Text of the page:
However the wholesale prices rose almost continuously during the whole period. This is because the wholesale prices compromised mainly of the imported raw material prices and import prices were rising because of the recovery in Europe and the American Civil War. Gold findings did affect the economy in a bit more permanent way as bankers shifted to lower liquidity ratios causing a large credit expansion. Some writers said that the firms became more efficient during the recovery and the gold findings simulated the investment. Investment growth did not quite follow the overall growth pattern, but was lagged.
Living standards improved in general, but one must be very careful in generalisation as the income in different sectors varied considerably, profits and investment were increasing most rapidly. So it was the rich who benefited. Furthermore much investment was done abroad to empire government guaranteed loans that were paid back from the taxes when firms defaulted. This had a redistributive effect as the tax payers were industrialists and the middle class, but investment was done by upper class. So there was an increasing income inequality, which does not show up in the statistics, but actually decreases living standards.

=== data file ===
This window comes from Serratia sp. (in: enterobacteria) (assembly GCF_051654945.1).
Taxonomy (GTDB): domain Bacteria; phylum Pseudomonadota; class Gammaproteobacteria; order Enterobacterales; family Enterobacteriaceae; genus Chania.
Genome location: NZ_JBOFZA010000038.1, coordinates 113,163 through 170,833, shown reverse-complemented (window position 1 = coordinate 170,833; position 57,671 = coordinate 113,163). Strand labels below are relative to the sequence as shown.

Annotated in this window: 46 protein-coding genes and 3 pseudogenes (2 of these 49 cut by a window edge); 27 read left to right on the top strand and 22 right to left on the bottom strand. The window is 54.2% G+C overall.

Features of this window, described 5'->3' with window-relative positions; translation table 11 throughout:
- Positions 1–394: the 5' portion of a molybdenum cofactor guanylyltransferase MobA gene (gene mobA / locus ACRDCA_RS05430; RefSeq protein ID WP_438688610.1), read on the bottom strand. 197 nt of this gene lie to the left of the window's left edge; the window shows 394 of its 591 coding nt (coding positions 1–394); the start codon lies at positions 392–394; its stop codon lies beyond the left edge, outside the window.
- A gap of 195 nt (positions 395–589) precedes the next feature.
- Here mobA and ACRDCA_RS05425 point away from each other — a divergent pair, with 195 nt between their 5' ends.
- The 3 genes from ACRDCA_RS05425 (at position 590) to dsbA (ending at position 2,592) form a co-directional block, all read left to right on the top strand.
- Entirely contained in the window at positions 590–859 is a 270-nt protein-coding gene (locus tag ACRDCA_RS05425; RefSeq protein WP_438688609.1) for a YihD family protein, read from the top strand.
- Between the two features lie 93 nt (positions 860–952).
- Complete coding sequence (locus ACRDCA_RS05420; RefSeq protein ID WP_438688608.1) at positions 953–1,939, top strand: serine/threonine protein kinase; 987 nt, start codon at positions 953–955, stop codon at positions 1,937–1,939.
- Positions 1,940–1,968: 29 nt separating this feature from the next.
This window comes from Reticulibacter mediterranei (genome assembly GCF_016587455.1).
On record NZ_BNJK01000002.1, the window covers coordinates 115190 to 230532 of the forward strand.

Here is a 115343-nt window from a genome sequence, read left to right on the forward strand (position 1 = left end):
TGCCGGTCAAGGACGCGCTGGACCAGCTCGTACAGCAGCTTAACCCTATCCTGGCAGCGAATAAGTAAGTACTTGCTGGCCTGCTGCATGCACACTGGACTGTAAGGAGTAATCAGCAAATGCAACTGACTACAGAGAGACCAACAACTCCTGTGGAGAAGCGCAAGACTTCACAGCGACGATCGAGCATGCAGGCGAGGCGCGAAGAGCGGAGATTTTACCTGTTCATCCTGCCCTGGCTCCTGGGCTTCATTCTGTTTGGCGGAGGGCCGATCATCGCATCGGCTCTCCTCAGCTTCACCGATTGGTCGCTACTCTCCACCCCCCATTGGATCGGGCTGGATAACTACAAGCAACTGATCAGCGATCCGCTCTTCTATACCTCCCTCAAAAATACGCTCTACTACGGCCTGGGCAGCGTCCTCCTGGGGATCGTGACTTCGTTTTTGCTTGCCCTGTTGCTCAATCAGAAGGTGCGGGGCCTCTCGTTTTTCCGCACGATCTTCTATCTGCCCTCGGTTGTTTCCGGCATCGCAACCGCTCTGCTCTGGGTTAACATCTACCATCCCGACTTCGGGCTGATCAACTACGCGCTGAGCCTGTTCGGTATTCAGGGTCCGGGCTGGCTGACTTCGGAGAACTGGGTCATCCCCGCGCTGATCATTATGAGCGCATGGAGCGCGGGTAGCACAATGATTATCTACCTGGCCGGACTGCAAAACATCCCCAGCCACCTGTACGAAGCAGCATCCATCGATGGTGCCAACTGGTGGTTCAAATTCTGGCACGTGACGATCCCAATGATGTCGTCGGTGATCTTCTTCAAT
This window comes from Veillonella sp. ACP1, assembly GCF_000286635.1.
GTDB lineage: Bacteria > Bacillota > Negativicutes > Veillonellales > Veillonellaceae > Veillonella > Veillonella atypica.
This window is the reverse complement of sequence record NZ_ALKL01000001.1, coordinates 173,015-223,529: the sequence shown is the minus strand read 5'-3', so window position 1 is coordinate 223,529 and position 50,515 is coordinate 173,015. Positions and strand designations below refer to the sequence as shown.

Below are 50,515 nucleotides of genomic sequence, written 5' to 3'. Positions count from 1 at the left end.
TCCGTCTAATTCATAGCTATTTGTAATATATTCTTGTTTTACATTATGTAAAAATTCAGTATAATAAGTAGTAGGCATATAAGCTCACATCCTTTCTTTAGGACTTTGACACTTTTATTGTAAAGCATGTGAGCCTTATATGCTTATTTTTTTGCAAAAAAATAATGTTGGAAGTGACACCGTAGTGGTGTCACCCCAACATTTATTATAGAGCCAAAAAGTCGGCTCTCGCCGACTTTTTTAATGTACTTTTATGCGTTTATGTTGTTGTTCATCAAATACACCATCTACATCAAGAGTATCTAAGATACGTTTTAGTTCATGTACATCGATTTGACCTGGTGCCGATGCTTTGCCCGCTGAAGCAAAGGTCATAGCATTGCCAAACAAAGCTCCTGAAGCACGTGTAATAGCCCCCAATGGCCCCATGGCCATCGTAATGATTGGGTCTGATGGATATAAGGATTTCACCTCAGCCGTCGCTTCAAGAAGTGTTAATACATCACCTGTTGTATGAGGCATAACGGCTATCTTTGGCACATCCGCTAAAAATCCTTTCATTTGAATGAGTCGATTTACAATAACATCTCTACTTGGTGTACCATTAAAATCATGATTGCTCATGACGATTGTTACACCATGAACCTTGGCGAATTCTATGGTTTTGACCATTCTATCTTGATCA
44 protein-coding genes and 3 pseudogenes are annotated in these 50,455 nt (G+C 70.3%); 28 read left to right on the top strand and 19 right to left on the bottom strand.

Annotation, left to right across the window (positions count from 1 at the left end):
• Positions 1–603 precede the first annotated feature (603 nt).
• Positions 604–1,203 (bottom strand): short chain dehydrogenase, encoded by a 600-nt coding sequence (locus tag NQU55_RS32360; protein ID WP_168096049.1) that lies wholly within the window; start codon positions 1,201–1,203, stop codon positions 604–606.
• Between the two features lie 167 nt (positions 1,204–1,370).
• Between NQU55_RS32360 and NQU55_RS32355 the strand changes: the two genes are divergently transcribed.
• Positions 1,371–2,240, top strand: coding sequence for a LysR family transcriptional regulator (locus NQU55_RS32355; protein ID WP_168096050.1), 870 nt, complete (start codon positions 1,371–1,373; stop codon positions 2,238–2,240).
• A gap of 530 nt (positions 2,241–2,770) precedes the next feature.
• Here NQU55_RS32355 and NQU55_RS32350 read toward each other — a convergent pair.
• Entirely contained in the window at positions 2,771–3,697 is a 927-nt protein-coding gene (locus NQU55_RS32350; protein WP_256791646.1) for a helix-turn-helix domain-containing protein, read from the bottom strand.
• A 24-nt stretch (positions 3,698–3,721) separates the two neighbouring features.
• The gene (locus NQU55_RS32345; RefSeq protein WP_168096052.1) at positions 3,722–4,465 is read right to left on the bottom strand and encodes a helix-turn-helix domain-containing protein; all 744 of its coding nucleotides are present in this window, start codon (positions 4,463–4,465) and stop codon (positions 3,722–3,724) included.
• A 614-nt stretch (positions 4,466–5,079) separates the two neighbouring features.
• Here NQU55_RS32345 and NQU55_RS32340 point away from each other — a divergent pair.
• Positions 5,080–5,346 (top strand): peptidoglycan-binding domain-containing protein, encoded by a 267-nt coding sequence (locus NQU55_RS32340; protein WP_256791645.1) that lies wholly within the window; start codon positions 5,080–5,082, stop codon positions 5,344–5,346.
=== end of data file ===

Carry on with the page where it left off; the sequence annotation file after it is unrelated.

Trade also expanded as the British foreign investment created much demand for the British goods, import dominated the demand in the whole Britain. However we cannot be sure about the increase in home demand. Industrial production growth slowed down after 1870. There was also a decline in major old manufacturing industries. The terms of trade also fluctuated during the period and did not follow the overall pattern of other variables in moving to a more favourable position at booms and vice versa.